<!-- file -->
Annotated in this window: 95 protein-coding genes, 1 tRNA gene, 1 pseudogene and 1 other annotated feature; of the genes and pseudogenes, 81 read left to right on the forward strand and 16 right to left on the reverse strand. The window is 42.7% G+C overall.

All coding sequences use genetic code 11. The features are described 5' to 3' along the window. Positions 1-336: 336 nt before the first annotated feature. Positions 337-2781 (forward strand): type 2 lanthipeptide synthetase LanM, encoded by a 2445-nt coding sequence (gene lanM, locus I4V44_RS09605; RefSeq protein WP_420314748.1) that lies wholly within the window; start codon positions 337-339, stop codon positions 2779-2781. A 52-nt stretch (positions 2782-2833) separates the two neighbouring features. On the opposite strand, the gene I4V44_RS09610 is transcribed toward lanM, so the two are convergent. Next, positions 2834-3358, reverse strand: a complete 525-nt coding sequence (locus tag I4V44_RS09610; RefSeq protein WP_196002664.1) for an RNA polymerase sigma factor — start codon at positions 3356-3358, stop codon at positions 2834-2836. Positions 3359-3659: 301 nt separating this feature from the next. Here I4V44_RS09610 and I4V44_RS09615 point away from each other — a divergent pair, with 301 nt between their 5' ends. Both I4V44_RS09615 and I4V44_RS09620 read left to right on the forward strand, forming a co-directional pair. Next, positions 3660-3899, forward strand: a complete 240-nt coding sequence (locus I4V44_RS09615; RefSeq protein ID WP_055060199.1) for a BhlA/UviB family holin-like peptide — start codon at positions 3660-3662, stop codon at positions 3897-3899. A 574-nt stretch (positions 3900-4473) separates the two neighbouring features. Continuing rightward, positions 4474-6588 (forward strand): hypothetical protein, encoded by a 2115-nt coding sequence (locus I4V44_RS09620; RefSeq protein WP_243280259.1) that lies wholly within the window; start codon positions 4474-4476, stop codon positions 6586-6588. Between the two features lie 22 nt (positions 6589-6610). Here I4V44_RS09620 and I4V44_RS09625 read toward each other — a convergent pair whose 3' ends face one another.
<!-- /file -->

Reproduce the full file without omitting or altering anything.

Annotated in this window: 95 protein-coding genes, 1 tRNA gene, 1 pseudogene and 1 other annotated feature; of the genes and pseudogenes, 81 read left to right on the forward strand and 16 right to left on the reverse strand. The window is 42.7% G+C overall.

All coding sequences use genetic code 11. The features are described 5' to 3' along the window. Positions 1-336: 336 nt before the first annotated feature. Positions 337-2781 (forward strand): type 2 lanthipeptide synthetase LanM, encoded by a 2445-nt coding sequence (gene lanM, locus I4V44_RS09605; RefSeq protein WP_420314748.1) that lies wholly within the window; start codon positions 337-339, stop codon positions 2779-2781. A 52-nt stretch (positions 2782-2833) separates the two neighbouring features. On the opposite strand, the gene I4V44_RS09610 is transcribed toward lanM, so the two are convergent. Next, positions 2834-3358, reverse strand: a complete 525-nt coding sequence (locus tag I4V44_RS09610; RefSeq protein WP_196002664.1) for an RNA polymerase sigma factor — start codon at positions 3356-3358, stop codon at positions 2834-2836. Positions 3359-3659: 301 nt separating this feature from the next. Here I4V44_RS09610 and I4V44_RS09615 point away from each other — a divergent pair, with 301 nt between their 5' ends. Both I4V44_RS09615 and I4V44_RS09620 read left to right on the forward strand, forming a co-directional pair. Next, positions 3660-3899, forward strand: a complete 240-nt coding sequence (locus I4V44_RS09615; RefSeq protein ID WP_055060199.1) for a BhlA/UviB family holin-like peptide — start codon at positions 3660-3662, stop codon at positions 3897-3899. A 574-nt stretch (positions 3900-4473) separates the two neighbouring features. Continuing rightward, positions 4474-6588 (forward strand): hypothetical protein, encoded by a 2115-nt coding sequence (locus I4V44_RS09620; RefSeq protein WP_243280259.1) that lies wholly within the window; start codon positions 4474-4476, stop codon positions 6586-6588. Between the two features lie 22 nt (positions 6589-6610). Here I4V44_RS09620 and I4V44_RS09625 read toward each other — a convergent pair whose 3' ends face one another.